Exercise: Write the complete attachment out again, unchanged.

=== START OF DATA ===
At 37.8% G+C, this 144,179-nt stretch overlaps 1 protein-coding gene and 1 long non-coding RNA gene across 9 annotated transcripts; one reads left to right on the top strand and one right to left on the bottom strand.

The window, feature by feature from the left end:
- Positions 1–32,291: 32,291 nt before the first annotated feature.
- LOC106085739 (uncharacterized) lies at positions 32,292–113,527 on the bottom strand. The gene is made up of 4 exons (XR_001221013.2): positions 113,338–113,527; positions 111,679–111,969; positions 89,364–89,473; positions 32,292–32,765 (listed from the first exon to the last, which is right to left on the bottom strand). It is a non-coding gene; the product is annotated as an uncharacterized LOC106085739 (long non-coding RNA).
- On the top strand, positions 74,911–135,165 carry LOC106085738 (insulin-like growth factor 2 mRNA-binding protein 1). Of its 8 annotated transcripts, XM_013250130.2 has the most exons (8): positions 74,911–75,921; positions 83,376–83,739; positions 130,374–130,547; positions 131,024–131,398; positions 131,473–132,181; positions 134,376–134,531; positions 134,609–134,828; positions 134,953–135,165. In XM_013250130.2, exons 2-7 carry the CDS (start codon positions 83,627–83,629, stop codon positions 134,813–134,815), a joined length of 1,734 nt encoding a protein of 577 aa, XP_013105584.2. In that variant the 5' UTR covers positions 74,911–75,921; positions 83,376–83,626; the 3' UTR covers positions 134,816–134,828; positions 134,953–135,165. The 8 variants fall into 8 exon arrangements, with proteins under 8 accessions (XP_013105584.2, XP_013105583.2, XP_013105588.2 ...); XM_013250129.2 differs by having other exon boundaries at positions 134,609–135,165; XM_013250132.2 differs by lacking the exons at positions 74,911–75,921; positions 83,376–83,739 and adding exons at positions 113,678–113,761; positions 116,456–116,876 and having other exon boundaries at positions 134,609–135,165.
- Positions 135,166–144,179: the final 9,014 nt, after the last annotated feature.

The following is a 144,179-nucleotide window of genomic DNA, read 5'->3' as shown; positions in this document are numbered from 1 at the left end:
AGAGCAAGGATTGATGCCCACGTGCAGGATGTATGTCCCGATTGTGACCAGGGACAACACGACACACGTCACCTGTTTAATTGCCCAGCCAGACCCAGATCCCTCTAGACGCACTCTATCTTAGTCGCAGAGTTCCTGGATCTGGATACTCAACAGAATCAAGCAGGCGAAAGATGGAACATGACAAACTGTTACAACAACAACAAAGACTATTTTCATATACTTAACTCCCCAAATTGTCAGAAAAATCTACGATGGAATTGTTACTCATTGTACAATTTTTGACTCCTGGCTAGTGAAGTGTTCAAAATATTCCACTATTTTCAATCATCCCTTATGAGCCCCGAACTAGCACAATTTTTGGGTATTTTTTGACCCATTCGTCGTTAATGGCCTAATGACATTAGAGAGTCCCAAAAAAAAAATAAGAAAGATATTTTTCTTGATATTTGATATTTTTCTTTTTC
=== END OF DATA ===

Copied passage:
At 37.8% G+C, this 144,179-nt stretch overlaps 1 protein-coding gene and 1 long non-coding RNA gene across 9 annotated transcripts; one reads left to right on the top strand and one right to left on the bottom strand.

The window, feature by feature from the left end:
- Positions 1–32,291: 32,291 nt before the first annotated feature.
- LOC106085739 (uncharacterized) lies at positions 32,292–113,527 on the bottom strand. The gene is made up of 4 exons (XR_001221013.2): positions 113,338–113,527; positions 111,679–111,969; positions 89,364–89,473; positions 32,292–32,765 (listed from the first exon to the last, which is right to left on the bottom strand). It is a non-coding gene; the product is annotated as an uncharacterized LOC106085739 (long non-coding RNA).
- On the top strand, positions 74,911–135,165 carry LOC106085738 (insulin-like growth factor 2 mRNA-binding protein 1). Of its 8 annotated transcripts, XM_013250130.2 has the most exons (8): positions 74,911–75,921; positions 83,376–83,739; positions 130,374–130,547; positions 131,024–131,398; positions 131,473–132,181; positions 134,376–134,531; positions 134,609–134,828; positions 134,953–135,165. In XM_013250130.2, exons 2-7 carry the CDS (start codon positions 83,627–83,629, stop codon positions 134,813–134,815), a joined length of 1,734 nt encoding a protein of 577 aa, XP_013105584.2. In that variant the 5' UTR covers positions 74,911–75,921; positions 83,376–83,626; the 3' UTR covers positions 134,816–134,828; positions 134,953–135,165. The 8 variants fall into 8 exon arrangements, with proteins under 8 accessions (XP_013105584.2, XP_013105583.2, XP_013105588.2 ...); XM_013250129.2 differs by having other exon boundaries at positions 134,609–135,165; XM_013250132.2 differs by lacking the exons at positions 74,911–75,921; positions 83,376–83,739 and adding exons at positions 113,678–113,761; positions 116,456–116,876 and having other exon boundaries at positions 134,609–135,165.
- Positions 135,166–144,179: the final 9,014 nt, after the last annotated feature.

The following is a 144,179-nucleotide window of genomic DNA, read 5'->3' as shown; positions in this document are numbered from 1 at the left end:
AGAGCAAGGATTGATGCCCACGTGCAGGATGTATGTCCCGATTGTGACCAGGGACAACACGACACACGTCACCTGTTTAATTGCCCAGCCAGACCCAGATCCCTCTAGACGCACTCTATCTTAGTCGCAGAGTTCCTGGATCTGGATACTCAACAGAATCAAGCAGGCGAAAGATGGAACATGACAAACTGTTACAACAACAACAAAGACTATTTTCATATACTTAACTCCCCAAATTGTCAGAAAAATCTACGATGGAATTGTTACTCATTGTACAATTTTTGACTCCTGGCTAGTGAAGTGTTCAAAATATTCCACTATTTTCAATCATCCCTTATGAGCCCCGAACTAGCACAATTTTTGGGTATTTTTTGACCCATTCGTCGTTAATGGCCTAATGACATTAGAGAGTCCCAAAAAAAAAATAAGAAAGATATTTTTCTTGATATTTGATATTTTTCTTTTTC